Boston Children's Museum
308 Congress Street, Boston, MA 02210
Wherever you live, a surprising array of living things occupies the same space. In the city, in the country, in the suburbs…many species of bird, mammal, reptile, amphibian, insect and other organisms can be found if you take the time to look. Giving kids the chance to do an inventory of these creatures not only familiarizes them with living things and classification, but instills in them a sense of place and an understanding of and appreciation for their home environment.
Gather all materials and show children how to use the magnifying glasses, rulers and binoculars, etc.
Before going outside for the first time, ask your children to help you brainstorm a list of the living creatures they think they might find outside your building. Where might they look to find these critters? What should they do when they encounter them? Tell them that rather than collecting and keeping the animals, they’ll be making drawings of them. In some instances (for example, worms, pillbugs, etc.), they might temporarily contain a critter in one of the “bug boxes” you’ve provided in order to get a better, more studied look at them. Tell children that they’ll need to come and find you before they capture anything, and use your discretion in deciding whether it’s OK to contain the critter they’ve found. And make sure to let it go when the child is finished drawing!
How many living things can you find around your afterschool?
Students can work individually or in pairs for this activity. Make sure that the kids are armed with drawing materials, and send them off to find living things. Stress how important it is that they are gentle with and respectful of any living things that they find. Try to discourage handling any living creature (we’re talking worms and bugs here…NEVER try to handle any birds, mammals, reptiles, or fish). If capturing a critter is necessary in order to observe it, show children how to scoop it up with the bug box, being careful not to hurt the animal.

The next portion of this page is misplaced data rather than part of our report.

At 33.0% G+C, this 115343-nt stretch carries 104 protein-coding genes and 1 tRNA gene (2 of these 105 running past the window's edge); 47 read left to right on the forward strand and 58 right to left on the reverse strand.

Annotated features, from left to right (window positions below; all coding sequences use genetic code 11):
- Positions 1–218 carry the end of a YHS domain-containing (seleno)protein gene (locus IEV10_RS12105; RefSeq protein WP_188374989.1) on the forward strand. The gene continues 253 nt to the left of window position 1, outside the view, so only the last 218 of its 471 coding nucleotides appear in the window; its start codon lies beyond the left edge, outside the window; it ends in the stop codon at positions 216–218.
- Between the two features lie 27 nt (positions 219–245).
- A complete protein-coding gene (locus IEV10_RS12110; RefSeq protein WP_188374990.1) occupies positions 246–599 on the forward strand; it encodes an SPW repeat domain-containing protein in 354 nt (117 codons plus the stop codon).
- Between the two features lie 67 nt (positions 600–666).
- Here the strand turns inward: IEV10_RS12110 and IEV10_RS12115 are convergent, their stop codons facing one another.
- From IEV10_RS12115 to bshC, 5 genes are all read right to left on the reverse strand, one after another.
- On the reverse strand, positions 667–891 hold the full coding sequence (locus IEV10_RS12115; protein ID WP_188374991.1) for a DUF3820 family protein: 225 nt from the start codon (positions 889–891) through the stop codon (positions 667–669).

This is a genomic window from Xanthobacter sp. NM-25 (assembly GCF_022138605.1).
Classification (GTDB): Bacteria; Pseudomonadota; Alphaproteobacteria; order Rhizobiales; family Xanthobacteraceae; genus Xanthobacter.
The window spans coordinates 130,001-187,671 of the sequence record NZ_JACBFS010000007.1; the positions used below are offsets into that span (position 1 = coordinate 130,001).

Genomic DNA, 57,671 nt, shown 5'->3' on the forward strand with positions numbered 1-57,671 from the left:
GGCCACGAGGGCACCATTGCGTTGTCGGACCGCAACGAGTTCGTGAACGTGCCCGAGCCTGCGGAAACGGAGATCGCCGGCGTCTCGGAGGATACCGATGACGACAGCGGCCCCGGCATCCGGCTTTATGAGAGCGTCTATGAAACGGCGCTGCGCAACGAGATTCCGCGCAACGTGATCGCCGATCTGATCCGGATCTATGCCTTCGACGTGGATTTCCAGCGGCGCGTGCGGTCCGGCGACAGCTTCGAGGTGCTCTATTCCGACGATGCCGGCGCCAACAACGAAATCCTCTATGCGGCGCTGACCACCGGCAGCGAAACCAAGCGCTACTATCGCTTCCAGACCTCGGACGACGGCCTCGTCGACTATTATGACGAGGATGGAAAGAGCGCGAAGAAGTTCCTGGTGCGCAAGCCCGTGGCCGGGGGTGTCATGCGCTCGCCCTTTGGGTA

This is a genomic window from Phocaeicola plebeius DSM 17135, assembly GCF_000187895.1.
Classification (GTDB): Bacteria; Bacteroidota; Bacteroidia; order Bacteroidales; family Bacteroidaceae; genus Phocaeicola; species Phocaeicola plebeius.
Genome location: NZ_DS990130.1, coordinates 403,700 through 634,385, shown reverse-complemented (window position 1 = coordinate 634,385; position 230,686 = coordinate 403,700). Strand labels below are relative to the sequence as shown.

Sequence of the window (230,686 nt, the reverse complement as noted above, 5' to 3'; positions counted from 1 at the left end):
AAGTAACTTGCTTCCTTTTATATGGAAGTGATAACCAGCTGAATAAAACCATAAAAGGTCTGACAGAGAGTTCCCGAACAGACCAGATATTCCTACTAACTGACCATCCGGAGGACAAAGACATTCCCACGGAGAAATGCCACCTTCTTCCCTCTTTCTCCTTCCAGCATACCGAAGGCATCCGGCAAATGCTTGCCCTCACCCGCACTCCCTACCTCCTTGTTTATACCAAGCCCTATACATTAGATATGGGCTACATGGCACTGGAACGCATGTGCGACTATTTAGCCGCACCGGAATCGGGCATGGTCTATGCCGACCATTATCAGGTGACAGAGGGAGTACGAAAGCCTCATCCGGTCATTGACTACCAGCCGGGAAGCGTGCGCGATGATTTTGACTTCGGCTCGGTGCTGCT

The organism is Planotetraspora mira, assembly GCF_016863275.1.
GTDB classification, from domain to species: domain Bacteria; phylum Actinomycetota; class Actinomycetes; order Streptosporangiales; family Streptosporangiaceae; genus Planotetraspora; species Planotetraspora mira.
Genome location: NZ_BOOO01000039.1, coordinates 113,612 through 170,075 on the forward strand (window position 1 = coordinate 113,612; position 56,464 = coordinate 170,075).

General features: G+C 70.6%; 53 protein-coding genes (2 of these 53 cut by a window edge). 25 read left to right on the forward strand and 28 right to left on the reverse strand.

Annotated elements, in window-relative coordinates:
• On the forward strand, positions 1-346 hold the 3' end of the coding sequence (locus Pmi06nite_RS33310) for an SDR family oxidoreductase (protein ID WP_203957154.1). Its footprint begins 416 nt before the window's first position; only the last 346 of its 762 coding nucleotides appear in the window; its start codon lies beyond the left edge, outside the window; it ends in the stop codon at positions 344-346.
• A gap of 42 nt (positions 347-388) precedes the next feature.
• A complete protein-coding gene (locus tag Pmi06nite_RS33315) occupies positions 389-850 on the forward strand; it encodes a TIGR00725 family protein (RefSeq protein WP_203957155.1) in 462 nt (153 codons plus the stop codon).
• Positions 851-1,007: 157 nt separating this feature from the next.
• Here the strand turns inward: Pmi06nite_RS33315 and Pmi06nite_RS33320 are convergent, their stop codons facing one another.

After 10-15 minutes of searching, stop your students and bring them together to share their observations with each other. What have they found? Where did they find them? Was anyone surprised by what they found or didn’t find? This discussion should last no more than 5 minutes.
Send them back to search and draw again, encouraging multiple drawings. Once the session is done, collect the drawings and save them. If you do this activity multiple times, these drawings can be used to create a “living memory” or a field guide of the kinds of animals that live around your afterschool center.